farewells, fate, and the future
Serin broke from her trance when her pocket began to vibrate.
“Oh no no no no!” Serin cried. Her time was running out. She had to get back to the first place she arrived in the future. If she didn’t get back in time, the time machine would attempt to send her back by pulling her towards that place and towards the past at the same time. It had happened to one of the first people to test time travel, and it struck a fear to follow the instructions in all the subsequent time travelers.
Bennett, concerned at Serin’s distress, asked, “What? What is it?”
Serin pulled Bennett towards the elevator frantically.
“My time machine- it’s homemade- I’ll be torn apart- it’s almost midnight- I’m sorry!” She pressed the elevator button repeatedly.
They skidded inside and Serin pulled the remote from her pocket. An alarm clock had appeared on the bottom of the remote, the time 12:58 displayed in piercing blue. Serin’s stomach dropped.
And then her stomach dropped again because she was plummeting back towards the earth. She clung to Bennett and hoped that this speed would get her there in time. The clear shaft made her feel like she was in free fall, but she tried to have faith in the design; she had made it herself, after all.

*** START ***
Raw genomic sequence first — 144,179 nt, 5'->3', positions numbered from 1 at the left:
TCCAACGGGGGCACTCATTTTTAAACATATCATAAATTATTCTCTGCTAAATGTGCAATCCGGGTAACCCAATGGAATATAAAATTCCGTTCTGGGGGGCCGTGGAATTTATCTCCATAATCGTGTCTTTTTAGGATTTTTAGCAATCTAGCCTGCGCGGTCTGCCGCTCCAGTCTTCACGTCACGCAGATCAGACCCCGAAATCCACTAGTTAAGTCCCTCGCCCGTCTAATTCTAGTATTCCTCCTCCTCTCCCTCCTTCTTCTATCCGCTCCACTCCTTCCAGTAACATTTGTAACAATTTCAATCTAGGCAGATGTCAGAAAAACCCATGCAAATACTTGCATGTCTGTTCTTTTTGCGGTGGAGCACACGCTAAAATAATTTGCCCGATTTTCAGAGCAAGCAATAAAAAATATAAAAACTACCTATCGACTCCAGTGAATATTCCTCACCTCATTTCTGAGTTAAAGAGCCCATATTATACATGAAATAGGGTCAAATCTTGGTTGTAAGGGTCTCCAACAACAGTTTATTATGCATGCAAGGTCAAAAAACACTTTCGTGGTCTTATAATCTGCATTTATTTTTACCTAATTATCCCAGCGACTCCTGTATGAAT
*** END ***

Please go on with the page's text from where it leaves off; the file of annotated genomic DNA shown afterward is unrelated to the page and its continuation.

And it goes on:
She tumbled into the ballroom, feeling like the sides of her brain had been flip-flopped.
“Serin, I promise you, I’ll find you again,” Bennett said, trying to breathe and keep up with her as she leapt across the tiles.
The clock changed to 12:59.
Hurrying up the stairs, Serin replied, “I saw tonight that it’s not impossible for my crazy ideas and dreams to come true, so I’m going to hold you to your word.” She said simply, trying to remain lighthearted in the last minute she had.
The remote started ticking, and Serin looked at Bennett in alarm.
She felt frozen in place. Bennett yanked her through the huge front doors. He knew that even though it killed him to see her go, it would kill her if he tried to keep her here.
They both saw the glowing green ring in the lawn at the same time. It was just past the start of the path leading to the mansion.
As they raced to the grass, the ticking accelerated.
Serin grabbed Bennett’s hand and leapt into the circle. It was just big enough for her to stand with both feet inside. Serin knew time was almost up but she wanted to think of the perfect thing to say, something that Bennett would always remember her by.
“Bennett, I can’t wait for-”
There was a flash and Bennett shouted her name.
A moment later there was a circle seared into the ground and Serin was gone. Bennett’s fingers felt burnt. He looked down at his hands and found her opal ring in his palm.
“-the future, no matter what time it turns out to be.”
Serin’s words were partially lost in the dimension that connected futures and pasts. She finished them in the laboratory, where they reflected off the walls of the time machine.
When Serin reluctantly stepped out of the box, she noticed a piece of paper taped to the outside. In neat but slanted writing, there was a message:
Serin: It’s been a year and a half for me, but you’re probably not even missing me yet. Get some rest, I’ll see you tomorrow. - yours everlasting, BF